1. Go to the app drawer and launch the Magisk Manager app.
  2. Tap on the menu icon (3-horizontal lines) on the top-left of the app’s window.
    Download TWRP A/B Retention Script from Magisk Manager
  3. Select ‘Downloads‘.
  4. Now search the modules repository for “TWRP A/B Retention Script“.
    Install TWRP A/B Retention Script
  5. Next, tap on the download icon and select the Install option.

The script should now be installed on your phone. There’s nothing more you’d need to do for this now. The script will do its job and preserve TWRP after the OTA installation finishes.

Step 5: Preserve Magisk Root after OTA Installation

The final step to install Magisk to the inactive slot. This will preserve root after the OTA installation is finished and the device is rebooted into the updated OS.

  1. Open Magisk Manager.
    Install Magisk to Inactive Slot - Tap on the Install button
  2. Tap on the ‘INSTALL‘ button and select the ‘INSTALL‘ option.
  3. Select ‘Install to Inactive Slot (After OTA)‘ when prompted to choose the installation method.
    Install Magisk to Inactive Slot in Magisk Manager
  4. Finally, tap on ‘YES‘ to confirm when the warning message appears on the screen.
  5. Magisk will now be installed on the inactive slot.
    Install Magisk to Inactive Slot - Reboot your device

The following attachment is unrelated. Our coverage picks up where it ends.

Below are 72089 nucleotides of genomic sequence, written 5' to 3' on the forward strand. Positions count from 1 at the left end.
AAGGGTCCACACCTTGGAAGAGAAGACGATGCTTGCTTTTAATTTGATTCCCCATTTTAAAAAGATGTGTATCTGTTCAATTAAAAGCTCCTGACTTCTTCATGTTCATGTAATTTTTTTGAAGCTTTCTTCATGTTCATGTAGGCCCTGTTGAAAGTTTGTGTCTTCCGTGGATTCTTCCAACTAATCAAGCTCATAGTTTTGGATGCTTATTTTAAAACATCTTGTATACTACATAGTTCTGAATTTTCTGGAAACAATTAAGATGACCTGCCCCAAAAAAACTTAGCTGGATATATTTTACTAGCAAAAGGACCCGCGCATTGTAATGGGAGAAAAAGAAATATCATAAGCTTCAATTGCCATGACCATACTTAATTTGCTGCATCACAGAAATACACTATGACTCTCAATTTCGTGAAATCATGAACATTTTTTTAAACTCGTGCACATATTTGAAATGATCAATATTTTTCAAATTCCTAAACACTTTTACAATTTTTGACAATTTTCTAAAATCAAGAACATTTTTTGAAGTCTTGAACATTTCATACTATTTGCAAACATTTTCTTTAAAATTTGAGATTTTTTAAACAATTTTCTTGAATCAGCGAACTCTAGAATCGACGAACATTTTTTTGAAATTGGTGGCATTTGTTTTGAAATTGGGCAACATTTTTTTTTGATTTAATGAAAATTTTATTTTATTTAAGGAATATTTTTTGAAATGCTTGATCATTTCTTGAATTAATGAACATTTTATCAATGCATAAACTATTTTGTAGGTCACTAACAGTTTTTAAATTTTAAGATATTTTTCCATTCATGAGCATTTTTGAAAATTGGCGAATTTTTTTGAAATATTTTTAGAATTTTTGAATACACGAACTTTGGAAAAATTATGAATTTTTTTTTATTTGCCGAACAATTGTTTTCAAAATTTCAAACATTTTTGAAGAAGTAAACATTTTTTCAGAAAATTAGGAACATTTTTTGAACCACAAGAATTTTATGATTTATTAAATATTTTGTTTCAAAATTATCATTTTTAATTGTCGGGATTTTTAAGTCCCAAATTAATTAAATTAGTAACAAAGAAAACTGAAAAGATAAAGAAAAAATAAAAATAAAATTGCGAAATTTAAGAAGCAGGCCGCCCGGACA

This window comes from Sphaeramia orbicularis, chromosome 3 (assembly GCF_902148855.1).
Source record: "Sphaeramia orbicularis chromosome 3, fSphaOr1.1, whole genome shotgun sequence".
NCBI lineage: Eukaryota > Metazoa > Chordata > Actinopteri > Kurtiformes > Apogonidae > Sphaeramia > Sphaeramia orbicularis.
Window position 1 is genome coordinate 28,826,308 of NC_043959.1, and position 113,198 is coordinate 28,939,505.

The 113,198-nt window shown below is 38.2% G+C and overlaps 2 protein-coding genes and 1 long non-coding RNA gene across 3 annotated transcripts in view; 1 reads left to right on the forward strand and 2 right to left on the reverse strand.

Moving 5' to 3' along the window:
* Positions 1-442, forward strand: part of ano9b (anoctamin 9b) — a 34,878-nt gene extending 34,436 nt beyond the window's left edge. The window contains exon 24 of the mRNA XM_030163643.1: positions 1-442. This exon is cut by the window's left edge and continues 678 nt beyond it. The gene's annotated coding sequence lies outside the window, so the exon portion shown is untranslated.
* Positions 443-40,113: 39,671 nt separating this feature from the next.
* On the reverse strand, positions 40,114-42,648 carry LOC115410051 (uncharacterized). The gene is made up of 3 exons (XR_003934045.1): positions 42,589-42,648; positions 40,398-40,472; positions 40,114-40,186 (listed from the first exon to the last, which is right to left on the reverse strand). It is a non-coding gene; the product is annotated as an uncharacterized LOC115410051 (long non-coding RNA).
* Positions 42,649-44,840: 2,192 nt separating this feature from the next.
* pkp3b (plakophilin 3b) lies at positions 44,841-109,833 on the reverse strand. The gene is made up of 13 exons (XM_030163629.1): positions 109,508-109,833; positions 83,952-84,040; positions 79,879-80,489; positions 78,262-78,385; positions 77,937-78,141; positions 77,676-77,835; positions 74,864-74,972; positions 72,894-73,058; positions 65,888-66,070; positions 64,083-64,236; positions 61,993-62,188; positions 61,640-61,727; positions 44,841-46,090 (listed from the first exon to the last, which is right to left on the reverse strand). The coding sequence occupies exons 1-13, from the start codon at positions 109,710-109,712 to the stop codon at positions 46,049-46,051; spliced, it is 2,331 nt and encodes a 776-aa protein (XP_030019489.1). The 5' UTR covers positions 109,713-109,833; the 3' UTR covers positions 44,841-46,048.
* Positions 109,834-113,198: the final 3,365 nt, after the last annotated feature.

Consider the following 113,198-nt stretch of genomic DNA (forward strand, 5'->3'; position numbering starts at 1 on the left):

6. Once the process finishes, tap on the ‘Reboot‘ button.

Magisk Manager will now force-switch your Android device to the inactive slot where the OTA update was installed. This will help prevent any post-OTA verifications that the system might have carried.

That’s it! You have just successfully installed an OTA update on your Android device rooted with Magisk. So when the next time an OTA update arrives, you can follow the same instructions to upgrade your device, and that too without losing root.

If you have any questions regarding the instructions/procedure listed here, feel free to let us know. We shall try to help you to the best of our knowledge. Make sure that you mention your device’s name (model number if applicable) and the software build number installed. This will allow us to help you quickly and more efficiently.

(Source: Official Magisk documentation)



Configurations of the OTA Library.


Some configuration settings are C pre-processor constants, and some are function-like macros for logging. They can be set with a in the config file (ota_config.h) or by using a compiler option such as -D in gcc.